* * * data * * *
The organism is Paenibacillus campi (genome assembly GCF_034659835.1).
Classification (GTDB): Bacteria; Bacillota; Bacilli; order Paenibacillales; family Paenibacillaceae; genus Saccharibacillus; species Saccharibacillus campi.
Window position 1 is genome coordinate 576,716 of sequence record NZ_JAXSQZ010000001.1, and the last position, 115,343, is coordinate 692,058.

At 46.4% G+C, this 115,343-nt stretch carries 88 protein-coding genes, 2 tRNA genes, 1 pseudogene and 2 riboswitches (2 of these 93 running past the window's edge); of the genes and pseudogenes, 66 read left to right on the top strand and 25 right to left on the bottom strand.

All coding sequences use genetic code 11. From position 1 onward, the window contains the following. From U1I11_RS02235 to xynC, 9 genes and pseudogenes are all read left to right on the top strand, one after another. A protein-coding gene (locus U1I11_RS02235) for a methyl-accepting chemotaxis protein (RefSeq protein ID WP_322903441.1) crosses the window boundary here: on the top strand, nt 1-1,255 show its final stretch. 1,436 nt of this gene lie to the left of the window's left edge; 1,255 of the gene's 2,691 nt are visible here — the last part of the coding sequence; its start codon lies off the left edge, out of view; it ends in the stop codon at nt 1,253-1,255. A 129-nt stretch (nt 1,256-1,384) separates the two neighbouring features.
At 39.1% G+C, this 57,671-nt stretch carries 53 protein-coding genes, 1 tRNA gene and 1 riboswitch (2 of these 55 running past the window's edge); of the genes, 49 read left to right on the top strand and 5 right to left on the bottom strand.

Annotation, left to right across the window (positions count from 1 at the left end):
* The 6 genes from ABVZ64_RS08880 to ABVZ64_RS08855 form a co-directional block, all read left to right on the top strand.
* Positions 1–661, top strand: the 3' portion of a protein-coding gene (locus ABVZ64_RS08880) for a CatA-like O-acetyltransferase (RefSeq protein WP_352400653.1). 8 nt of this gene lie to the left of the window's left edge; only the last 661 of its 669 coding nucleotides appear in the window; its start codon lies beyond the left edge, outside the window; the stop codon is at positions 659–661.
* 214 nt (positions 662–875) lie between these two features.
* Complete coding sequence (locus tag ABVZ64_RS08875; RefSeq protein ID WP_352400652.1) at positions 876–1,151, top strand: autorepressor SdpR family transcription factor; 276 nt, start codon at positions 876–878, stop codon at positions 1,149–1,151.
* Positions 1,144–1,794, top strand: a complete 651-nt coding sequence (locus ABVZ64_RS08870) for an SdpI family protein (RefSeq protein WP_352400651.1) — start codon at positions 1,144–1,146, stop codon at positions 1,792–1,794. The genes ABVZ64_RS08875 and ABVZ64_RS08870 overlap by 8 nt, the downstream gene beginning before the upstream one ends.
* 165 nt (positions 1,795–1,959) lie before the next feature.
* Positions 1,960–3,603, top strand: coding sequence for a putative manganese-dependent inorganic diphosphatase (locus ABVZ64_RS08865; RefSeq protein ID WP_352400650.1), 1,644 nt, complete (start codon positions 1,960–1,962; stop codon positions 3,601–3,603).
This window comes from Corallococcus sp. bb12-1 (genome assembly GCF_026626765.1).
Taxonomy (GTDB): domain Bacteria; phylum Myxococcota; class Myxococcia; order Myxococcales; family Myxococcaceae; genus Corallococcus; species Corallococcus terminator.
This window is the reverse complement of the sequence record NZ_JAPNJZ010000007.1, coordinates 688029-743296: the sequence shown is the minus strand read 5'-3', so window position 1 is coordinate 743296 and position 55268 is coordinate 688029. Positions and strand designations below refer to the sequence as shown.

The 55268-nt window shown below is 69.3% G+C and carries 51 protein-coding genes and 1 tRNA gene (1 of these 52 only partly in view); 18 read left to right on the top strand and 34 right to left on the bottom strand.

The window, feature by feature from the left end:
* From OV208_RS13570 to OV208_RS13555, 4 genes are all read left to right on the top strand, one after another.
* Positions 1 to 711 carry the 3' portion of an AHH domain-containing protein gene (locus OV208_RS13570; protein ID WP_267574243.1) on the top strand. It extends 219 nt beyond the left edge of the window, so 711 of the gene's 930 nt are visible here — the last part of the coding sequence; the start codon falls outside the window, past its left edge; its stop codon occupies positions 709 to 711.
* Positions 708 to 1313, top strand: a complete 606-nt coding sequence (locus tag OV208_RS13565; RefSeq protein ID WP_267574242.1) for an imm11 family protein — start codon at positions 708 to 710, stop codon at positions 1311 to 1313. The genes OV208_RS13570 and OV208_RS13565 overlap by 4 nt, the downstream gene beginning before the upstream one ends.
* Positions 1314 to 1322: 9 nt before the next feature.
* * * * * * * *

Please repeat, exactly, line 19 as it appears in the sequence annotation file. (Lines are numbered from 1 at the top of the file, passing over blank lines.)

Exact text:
The window, feature by feature from the left end: